From left: Steve Hitchins, Ann-Marie Upton of the Save Lewisham Hospital campaign, Jeremy Corbyn, DWHC chairwoman Shirley Franklin and Jill George
Published: 7 March, 2014
by TOM FOOT
THE new chairman of the Whittington Hospital believes that a fully functioning district general hospital in Highgate is “no longer viable”.
Steve Hitchins was speaking at a meeting organised by the Defend Whittington Hospital Coalition in St Mary Brookfield church in Dartmouth Park Hill on Monday night.
He was challenged by patients who said they did not want the hospital to be stripped of crucial services and accused him of “stumbling blandly into oblivion”.
Mr Hitchins told the meeting: “The point about having a district general hospital is well made. But strongly as we all might feel of the idea of a district general hospital in Highgate Hill, it isn’t economically viable. No one is going to fund it, just because we all like it.”
Mr Hitchins said that, in 2012, Haringey and Islington’s council social care services were contracted to the Whittington Hospital because the NHS Trust was no longer “an economically viable unit”.
Mr Hitchins, who was chairman of Haringey Council community care at the time the new “Whittington Health” organisation was formed, said: “At that time, the turnover of the district general hospital was not sufficient to sustain it as an economically viable unit. We lumped a whole load of services in there so that at least we would still have a chance.”
He added: “Now we are breaking even. We are not in danger of financial loss. We have to deliver services that people want, and that the commissioners will pay for. We will retain the important services, but we will be doing other things in the community as well.”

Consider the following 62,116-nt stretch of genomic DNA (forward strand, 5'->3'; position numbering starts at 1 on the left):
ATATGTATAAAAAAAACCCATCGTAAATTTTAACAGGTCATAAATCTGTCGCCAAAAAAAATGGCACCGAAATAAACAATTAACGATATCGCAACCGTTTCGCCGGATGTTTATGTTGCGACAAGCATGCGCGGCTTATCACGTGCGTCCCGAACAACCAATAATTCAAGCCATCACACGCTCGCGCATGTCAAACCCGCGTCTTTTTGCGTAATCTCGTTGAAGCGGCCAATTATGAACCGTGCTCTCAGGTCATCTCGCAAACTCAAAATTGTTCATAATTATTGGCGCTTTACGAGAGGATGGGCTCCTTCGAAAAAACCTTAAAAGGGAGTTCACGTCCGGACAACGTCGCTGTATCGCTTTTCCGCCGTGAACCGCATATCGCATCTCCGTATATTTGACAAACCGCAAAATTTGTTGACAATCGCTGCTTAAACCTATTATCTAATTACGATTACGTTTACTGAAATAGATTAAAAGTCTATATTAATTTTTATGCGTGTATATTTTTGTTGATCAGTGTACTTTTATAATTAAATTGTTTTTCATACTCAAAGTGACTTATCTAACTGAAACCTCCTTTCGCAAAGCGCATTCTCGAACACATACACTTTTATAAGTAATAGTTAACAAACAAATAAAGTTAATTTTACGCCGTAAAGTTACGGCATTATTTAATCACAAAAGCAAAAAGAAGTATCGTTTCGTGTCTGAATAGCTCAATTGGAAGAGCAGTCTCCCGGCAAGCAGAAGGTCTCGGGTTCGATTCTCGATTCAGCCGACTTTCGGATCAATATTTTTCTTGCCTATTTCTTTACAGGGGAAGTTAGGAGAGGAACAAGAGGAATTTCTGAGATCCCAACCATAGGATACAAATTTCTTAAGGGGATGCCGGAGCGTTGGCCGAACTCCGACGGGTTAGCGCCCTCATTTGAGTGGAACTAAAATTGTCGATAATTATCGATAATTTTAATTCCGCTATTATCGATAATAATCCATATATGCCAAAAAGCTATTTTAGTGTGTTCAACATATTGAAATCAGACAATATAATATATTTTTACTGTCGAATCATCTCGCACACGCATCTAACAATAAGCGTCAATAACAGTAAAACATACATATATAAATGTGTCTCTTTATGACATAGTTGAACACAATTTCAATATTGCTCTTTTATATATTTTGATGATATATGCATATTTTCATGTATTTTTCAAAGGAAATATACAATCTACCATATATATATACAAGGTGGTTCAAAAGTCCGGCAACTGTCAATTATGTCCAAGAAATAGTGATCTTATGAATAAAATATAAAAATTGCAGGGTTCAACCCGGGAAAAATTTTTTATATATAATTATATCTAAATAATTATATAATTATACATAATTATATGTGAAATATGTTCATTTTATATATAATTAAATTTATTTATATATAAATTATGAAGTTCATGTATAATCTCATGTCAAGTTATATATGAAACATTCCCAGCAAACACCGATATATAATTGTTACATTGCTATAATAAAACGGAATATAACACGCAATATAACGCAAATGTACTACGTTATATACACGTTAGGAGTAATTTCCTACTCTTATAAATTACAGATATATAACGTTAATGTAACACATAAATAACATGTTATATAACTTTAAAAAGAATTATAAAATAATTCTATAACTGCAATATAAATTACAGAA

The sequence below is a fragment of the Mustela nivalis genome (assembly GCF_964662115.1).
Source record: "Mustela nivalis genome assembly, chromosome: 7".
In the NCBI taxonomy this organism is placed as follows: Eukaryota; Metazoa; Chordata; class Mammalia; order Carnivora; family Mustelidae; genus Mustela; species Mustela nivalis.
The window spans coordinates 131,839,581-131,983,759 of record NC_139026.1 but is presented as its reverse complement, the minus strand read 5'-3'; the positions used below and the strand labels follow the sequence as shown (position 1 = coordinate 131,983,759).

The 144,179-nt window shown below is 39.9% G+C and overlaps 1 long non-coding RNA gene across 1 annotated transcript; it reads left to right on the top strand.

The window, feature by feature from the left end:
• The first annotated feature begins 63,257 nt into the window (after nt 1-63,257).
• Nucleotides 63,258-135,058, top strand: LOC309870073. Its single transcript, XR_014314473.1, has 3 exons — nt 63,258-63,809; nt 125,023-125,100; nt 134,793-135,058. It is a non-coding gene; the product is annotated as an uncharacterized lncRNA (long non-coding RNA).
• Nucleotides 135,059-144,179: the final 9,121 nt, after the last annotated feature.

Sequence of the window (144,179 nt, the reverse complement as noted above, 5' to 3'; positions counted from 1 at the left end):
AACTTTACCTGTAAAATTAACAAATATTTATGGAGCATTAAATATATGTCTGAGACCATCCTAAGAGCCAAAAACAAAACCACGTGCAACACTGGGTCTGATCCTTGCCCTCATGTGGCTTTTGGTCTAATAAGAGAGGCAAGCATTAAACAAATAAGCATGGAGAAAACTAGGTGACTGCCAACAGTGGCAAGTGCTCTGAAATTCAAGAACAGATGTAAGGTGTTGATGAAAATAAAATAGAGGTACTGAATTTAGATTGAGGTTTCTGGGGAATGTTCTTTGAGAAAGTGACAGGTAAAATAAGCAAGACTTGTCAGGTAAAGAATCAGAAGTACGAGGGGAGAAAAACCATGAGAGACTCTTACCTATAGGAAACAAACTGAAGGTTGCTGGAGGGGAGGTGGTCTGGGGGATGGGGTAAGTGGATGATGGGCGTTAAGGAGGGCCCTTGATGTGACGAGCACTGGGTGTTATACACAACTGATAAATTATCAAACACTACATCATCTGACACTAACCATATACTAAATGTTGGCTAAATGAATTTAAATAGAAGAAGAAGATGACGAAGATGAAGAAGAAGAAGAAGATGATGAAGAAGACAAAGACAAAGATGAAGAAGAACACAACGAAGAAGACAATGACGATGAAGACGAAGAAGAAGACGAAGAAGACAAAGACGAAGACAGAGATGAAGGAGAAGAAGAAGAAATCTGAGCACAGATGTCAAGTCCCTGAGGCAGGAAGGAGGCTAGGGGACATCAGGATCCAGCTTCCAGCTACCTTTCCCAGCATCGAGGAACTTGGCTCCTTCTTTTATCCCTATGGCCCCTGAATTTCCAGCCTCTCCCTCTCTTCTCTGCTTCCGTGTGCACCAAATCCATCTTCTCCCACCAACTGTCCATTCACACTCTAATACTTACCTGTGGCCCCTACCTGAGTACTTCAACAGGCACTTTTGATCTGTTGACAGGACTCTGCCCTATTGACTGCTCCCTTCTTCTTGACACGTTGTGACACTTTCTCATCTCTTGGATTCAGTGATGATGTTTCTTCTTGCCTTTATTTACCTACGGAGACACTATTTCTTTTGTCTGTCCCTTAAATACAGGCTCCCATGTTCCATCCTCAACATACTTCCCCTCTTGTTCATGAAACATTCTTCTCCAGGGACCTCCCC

On the mass sell-off of public buildings and cuts to staff proposed by his predecessors last year, he said: “The Whittington isn’t an enormous site, it doesn’t make sense to reduce the size of its plot. What I want to do is help build a relationship that we helped to destroy a year ago.
“But if we want to remain an independent unit, we’ve got to become a foundation trust or we will get merged.
“It’s the only game in town. It doesn’t take much to work out that if we get merged, someone will asset strip the hospital.”
Mr Hitchins was Lib Dem leader of Islington Council for six years, and has held board roles on Islington Primary Care Trust and the Care Quality Commission.
Asked about whether he opposed private companies profiting from NHS contracts, Mr Hitchins said: “We have to decide what’s best for the patient and taxpayers. Sadly, I was on the council when the council resisted private contracts, and it did not result in good services. Services went downhill, because we stuck with too much ideology. That’s the truth of it.”
He added: “We could debate the underfunding of the NHS. I get given what I get given and that’s my job to work with that. If you want to campaign that’s great, fantastic – but that’s not my job. If I made too much of that, I probably wouldn’t last very long at all.”
Jill George, from Unite union, talked about new trade agreements between the US and Europe that would allow American companies to bid for NHS contracts in the future, adding: “We need to build a vibrant, angry and massive campaign.”
Jeremy Corbyn, Labour MP for Islington North, thanked everyone for attending the meeting, adding: “Had we not campaigned over the last years the hospital would not have had an A&E department and a lot of land would have been sold off.
“We have to remain vigilant.”